This collection includes forty-one bound volumes of assessment maps, each marked with surveying coordinates, that early officials
of San Joaquin County, California, compiled annually between 1876 and 1919. Among the data included in each volume are property
boundaries, names of owners, significant landmarks, and assessed value of real property.
San Joaquin County traces its political origins to California's entry into the Union in 1850. By then, the County had already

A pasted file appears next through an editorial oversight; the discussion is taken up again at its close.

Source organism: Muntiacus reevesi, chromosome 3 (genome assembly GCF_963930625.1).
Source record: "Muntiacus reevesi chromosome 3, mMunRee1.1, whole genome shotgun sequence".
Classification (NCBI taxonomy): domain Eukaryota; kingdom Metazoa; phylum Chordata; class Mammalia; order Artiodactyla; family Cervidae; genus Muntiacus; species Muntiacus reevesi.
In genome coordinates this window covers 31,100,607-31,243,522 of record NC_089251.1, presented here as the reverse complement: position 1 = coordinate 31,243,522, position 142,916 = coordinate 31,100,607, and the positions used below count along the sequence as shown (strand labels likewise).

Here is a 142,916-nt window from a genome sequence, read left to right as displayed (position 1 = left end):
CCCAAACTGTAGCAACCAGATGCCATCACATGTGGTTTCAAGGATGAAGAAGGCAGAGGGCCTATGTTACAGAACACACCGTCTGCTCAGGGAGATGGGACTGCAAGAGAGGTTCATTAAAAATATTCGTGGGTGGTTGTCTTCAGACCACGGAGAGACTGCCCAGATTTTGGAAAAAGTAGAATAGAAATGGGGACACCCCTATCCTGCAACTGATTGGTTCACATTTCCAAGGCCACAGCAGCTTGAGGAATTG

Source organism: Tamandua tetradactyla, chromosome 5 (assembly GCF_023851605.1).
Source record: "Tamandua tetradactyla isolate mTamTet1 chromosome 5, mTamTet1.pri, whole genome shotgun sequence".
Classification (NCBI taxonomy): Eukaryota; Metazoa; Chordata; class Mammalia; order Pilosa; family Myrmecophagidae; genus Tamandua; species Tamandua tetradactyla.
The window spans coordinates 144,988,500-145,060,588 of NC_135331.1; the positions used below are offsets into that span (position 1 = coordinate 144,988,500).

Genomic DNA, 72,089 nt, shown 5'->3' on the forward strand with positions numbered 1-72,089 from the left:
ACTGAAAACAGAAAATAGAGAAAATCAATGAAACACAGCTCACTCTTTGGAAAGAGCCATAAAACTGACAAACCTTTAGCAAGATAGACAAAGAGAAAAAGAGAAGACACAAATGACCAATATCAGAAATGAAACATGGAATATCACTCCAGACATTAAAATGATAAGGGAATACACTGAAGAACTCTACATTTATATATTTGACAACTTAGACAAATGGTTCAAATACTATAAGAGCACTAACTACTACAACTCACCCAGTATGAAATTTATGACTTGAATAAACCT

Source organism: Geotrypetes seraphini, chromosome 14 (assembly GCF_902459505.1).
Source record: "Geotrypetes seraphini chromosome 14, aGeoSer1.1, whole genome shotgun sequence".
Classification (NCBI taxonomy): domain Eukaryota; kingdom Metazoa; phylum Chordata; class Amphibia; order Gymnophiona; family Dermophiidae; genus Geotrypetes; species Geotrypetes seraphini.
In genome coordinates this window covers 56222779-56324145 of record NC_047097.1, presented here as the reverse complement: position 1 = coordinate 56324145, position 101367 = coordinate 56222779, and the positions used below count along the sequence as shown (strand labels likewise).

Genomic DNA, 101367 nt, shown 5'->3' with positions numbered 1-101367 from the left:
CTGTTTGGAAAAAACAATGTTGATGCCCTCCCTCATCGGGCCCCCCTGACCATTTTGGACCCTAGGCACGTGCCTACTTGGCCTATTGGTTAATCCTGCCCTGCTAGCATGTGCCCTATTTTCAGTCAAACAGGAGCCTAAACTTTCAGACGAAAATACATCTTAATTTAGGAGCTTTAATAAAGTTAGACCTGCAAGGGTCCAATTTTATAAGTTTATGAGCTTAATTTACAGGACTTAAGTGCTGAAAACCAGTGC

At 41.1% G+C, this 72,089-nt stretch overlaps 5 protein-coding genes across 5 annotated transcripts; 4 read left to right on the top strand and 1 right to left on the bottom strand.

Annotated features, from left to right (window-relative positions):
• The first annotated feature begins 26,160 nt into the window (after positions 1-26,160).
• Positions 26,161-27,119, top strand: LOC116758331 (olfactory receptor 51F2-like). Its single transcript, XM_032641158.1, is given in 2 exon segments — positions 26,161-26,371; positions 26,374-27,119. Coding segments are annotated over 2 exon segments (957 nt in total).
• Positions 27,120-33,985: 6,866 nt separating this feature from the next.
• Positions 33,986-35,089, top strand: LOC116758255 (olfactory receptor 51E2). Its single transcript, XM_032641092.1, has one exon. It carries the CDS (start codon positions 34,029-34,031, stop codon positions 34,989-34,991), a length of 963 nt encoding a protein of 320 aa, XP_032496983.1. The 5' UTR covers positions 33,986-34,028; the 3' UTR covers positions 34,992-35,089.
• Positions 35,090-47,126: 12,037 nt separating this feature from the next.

demonstrated its strategic value as a gateway to California's Central Valley and southern gold fields during the Gold Rush
of 1849. As Gold Fever subsided, settlers also recognized the value of the County's soil and the potential for agricultural
development. The volumes included in this collection reflect intensified farming and increasingly concentrated ownership that
characterized the County during the last part of the nineteenth century and the opening of the twentieth. During that period,
the County's population tripled, from approximately twenty-four thousand to seventy-nine thousand.
No access or copyright restrictions.
Collection is open for research